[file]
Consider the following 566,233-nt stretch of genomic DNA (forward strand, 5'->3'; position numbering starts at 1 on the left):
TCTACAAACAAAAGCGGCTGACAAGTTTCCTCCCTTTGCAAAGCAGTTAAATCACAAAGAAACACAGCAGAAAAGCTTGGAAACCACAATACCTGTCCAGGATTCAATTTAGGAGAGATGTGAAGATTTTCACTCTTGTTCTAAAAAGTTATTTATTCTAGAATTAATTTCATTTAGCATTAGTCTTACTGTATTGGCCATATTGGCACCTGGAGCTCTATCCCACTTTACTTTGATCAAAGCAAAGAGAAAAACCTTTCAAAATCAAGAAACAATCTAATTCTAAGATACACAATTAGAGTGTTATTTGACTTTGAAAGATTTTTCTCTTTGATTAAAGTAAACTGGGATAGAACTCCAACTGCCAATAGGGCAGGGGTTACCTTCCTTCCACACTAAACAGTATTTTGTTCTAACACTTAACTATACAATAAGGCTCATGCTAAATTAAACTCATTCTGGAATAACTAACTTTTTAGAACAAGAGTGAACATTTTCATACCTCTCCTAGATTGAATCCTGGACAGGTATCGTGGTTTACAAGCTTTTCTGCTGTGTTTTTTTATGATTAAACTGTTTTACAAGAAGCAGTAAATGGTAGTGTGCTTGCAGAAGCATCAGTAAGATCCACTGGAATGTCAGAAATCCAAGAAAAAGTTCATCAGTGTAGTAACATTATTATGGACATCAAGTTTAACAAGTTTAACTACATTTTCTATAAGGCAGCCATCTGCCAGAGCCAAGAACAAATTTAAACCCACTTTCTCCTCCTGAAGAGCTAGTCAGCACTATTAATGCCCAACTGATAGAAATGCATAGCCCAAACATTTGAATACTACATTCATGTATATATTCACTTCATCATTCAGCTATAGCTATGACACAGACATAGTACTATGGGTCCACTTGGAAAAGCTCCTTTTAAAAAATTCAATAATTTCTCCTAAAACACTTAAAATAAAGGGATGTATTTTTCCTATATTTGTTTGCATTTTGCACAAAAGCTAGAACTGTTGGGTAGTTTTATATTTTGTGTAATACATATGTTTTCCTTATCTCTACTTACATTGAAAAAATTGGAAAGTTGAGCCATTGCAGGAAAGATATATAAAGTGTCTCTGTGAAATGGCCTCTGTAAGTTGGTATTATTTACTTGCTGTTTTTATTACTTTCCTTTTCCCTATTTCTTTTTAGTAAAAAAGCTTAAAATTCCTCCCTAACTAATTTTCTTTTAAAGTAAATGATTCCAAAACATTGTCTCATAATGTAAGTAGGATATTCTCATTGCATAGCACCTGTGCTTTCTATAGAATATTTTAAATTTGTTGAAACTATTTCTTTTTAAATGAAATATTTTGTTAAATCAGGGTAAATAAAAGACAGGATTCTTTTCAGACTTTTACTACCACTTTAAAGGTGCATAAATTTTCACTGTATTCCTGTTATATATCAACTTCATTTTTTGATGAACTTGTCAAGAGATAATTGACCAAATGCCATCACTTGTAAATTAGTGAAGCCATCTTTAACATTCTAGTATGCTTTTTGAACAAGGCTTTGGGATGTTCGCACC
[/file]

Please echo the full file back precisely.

Consider the following 566,233-nt stretch of genomic DNA (forward strand, 5'->3'; position numbering starts at 1 on the left):
TCTACAAACAAAAGCGGCTGACAAGTTTCCTCCCTTTGCAAAGCAGTTAAATCACAAAGAAACACAGCAGAAAAGCTTGGAAACCACAATACCTGTCCAGGATTCAATTTAGGAGAGATGTGAAGATTTTCACTCTTGTTCTAAAAAGTTATTTATTCTAGAATTAATTTCATTTAGCATTAGTCTTACTGTATTGGCCATATTGGCACCTGGAGCTCTATCCCACTTTACTTTGATCAAAGCAAAGAGAAAAACCTTTCAAAATCAAGAAACAATCTAATTCTAAGATACACAATTAGAGTGTTATTTGACTTTGAAAGATTTTTCTCTTTGATTAAAGTAAACTGGGATAGAACTCCAACTGCCAATAGGGCAGGGGTTACCTTCCTTCCACACTAAACAGTATTTTGTTCTAACACTTAACTATACAATAAGGCTCATGCTAAATTAAACTCATTCTGGAATAACTAACTTTTTAGAACAAGAGTGAACATTTTCATACCTCTCCTAGATTGAATCCTGGACAGGTATCGTGGTTTACAAGCTTTTCTGCTGTGTTTTTTTATGATTAAACTGTTTTACAAGAAGCAGTAAATGGTAGTGTGCTTGCAGAAGCATCAGTAAGATCCACTGGAATGTCAGAAATCCAAGAAAAAGTTCATCAGTGTAGTAACATTATTATGGACATCAAGTTTAACAAGTTTAACTACATTTTCTATAAGGCAGCCATCTGCCAGAGCCAAGAACAAATTTAAACCCACTTTCTCCTCCTGAAGAGCTAGTCAGCACTATTAATGCCCAACTGATAGAAATGCATAGCCCAAACATTTGAATACTACATTCATGTATATATTCACTTCATCATTCAGCTATAGCTATGACACAGACATAGTACTATGGGTCCACTTGGAAAAGCTCCTTTTAAAAAATTCAATAATTTCTCCTAAAACACTTAAAATAAAGGGATGTATTTTTCCTATATTTGTTTGCATTTTGCACAAAAGCTAGAACTGTTGGGTAGTTTTATATTTTGTGTAATACATATGTTTTCCTTATCTCTACTTACATTGAAAAAATTGGAAAGTTGAGCCATTGCAGGAAAGATATATAAAGTGTCTCTGTGAAATGGCCTCTGTAAGTTGGTATTATTTACTTGCTGTTTTTATTACTTTCCTTTTCCCTATTTCTTTTTAGTAAAAAAGCTTAAAATTCCTCCCTAACTAATTTTCTTTTAAAGTAAATGATTCCAAAACATTGTCTCATAATGTAAGTAGGATATTCTCATTGCATAGCACCTGTGCTTTCTATAGAATATTTTAAATTTGTTGAAACTATTTCTTTTTAAATGAAATATTTTGTTAAATCAGGGTAAATAAAAGACAGGATTCTTTTCAGACTTTTACTACCACTTTAAAGGTGCATAAATTTTCACTGTATTCCTGTTATATATCAACTTCATTTTTTGATGAACTTGTCAAGAGATAATTGACCAAATGCCATCACTTGTAAATTAGTGAAGCCATCTTTAACATTCTAGTATGCTTTTTGAACAAGGCTTTGGGATGTTCGCACC